Risk Management

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Showers Today, Clearer Tomorrow - Securitization in Central & Eastern Europe and CIS Despite recent market turmoil, ‘plain vanilla’ term-securitization is well- established in the US and western European markets. Substantial growth is now imminent in both Central and Eastern Europe (CEE) and CIS. RZB is a substantial player in these markets, with two asset- backed securitization programs in CIS totalling $600m, one backed with auto loans and the other residential mortgage-backed (RMBS). Many corporations rely on asset- backed securities for their medium- and long-term investments due to their strong credit, liquidity and reliability of returns but confidence in these investments has been shaken following the US sub-prime crisis.

Showers Today, Clearer Tomorrow

Securitization in Central & Eastern Europe and CIS

by Patrick Butler, Managing Board Member at Raiffeisen Zentralbank (RZB), Responsible for Treasury and Investment Banking

Despite recent market turmoil, ‘plain vanilla’ term-securitization is well-established in the US and western European markets. Substantial growth is now imminent in both Central and Eastern Europe (CEE) and CIS. RZB is a substantial player in these markets, with two asset-backed securitization programs in CIS totalling $600m, one backed with auto loans and the other residential mortgage-backed (RMBS). Many corporations rely on asset-backed securities for their medium- and long-term investments due to their strong credit, liquidity and reliability of returns but confidence in these investments has been shaken following the US sub-prime crisis. We believe the nascent CIS and CEE securitization markets are well-positioned to weather the credit storm and prove reliable for investors with strong investment opportunities and the absence of a sub-prime market. Issues up to now have benefited clearly from the need to convince investors that the CEE/CIS risk was not compounded by further structured risk. As past deals repay, in full and on time, confidence will be bolstered. In this article, we look at some of the activities and trends in the regional securitization markets and the outlook for the coming year.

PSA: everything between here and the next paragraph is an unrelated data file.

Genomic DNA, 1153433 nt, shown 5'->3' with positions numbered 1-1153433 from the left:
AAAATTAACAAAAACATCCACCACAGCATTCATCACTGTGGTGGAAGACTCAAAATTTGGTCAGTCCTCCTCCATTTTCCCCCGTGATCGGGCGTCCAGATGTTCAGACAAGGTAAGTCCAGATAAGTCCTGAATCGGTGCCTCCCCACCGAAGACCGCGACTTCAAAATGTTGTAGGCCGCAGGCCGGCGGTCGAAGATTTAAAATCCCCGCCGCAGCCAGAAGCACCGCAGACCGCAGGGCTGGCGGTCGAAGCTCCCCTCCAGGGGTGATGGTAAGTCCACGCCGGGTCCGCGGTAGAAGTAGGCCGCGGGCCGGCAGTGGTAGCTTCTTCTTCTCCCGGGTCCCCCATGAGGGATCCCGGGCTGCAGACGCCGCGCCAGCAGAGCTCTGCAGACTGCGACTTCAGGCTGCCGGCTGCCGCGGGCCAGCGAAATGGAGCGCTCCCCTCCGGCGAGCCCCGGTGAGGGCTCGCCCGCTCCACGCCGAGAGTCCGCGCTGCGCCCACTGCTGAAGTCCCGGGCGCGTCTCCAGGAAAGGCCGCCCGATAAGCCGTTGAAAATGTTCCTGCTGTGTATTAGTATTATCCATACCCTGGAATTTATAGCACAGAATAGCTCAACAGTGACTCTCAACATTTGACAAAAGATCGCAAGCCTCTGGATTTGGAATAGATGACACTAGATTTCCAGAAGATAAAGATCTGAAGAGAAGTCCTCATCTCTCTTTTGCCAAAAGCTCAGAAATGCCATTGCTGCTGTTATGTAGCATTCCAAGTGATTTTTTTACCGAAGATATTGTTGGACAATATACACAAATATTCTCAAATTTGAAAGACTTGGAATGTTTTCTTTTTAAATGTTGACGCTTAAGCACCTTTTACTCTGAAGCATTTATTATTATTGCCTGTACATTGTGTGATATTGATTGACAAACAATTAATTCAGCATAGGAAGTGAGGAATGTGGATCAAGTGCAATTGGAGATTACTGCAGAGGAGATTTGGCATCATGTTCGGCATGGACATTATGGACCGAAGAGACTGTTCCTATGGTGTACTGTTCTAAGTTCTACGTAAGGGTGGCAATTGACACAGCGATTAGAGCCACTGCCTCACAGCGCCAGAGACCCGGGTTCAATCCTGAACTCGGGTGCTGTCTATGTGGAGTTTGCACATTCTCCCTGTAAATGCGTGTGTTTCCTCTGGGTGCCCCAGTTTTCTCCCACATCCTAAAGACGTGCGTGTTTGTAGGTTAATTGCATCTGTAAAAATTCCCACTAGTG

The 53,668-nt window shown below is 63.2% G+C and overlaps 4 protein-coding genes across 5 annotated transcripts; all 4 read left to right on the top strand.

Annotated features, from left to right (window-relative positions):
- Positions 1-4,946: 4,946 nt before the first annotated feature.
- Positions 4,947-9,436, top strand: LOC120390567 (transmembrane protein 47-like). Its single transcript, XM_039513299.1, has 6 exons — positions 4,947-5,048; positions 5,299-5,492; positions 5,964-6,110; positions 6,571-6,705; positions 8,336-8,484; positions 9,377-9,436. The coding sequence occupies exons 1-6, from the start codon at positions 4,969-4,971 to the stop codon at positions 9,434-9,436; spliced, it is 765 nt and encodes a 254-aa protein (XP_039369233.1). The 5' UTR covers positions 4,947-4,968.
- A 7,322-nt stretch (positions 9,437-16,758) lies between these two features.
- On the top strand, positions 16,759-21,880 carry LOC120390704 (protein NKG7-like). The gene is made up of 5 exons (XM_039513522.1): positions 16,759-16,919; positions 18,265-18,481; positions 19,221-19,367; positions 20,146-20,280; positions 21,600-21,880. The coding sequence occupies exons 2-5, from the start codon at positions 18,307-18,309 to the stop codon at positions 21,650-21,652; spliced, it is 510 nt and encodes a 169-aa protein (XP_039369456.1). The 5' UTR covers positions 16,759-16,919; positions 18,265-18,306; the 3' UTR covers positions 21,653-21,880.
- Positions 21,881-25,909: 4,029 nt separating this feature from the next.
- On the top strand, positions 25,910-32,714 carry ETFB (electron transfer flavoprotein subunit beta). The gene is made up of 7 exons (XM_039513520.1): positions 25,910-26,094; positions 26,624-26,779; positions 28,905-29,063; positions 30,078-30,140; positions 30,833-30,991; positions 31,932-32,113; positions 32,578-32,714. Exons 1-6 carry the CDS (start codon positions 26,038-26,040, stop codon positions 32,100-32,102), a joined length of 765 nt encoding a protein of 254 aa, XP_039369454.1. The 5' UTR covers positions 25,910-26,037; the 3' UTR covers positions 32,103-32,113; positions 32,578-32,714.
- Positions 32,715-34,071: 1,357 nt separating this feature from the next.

Market activity 2007

Although there was little securitization activity in the CEE countries during 2007, we see increasing opportunity during 2008, including multi-jurisdiction issuances.

CIS, Kazakhstan and Ukraine had their first securitizations of existing assets in the form of residential mortgage-backed transactions while Russia launched seven transactions: four mortgage-backed, two diversified payment rights (DPR) and one auto loans. Russian securitization transactions are also increasing in complexity and quality. The Agency for Housing and Mortgage Lending’s (AHML) first residential mortgage-backed security was also the first domestic transaction to use tranching, DeltaCredit’s residential mortgage-backed transaction was the first in Russia to use a principal deficiency ledger (PDL)6 mechanism. RZB’s USD 400 million auto-loan deal was the first in its asset class to achieve a single A rating in Russia.

Opportunities in CEE

2007 continued an extended period of strong economic growth in the region. 2006 has shown record high foreign direct investment (FDI) levels, with USD 14 billion in Poland and USD 5.95 billion in the Czech Republic, with CEE countries benefiting from relatively low labour costs and improving levels of productivity. Although many banks have been busy with the implementation of Basel II, commercial and retail lending activities continue to boom following good results and strong economic prospects. The economies of Central and Eastern Europe are also often viewed as an attractive gateway to the prospective markets of the CIS. With both inflation and foreign exchange rates remaining stable, the flourishing business environment has resulted in strong GDP growth rates (see fig 1).

Strong GDP growth, coupled with low interest rates and high consumption levels, has led to an economic boom in real estate resulting in a growth in mortgages as well as other forms of lending. The potential asset pools are therefore sufficiently sizeable to consider securitization as a viable option, despite the existence of a traditionally strong covered bonds market.

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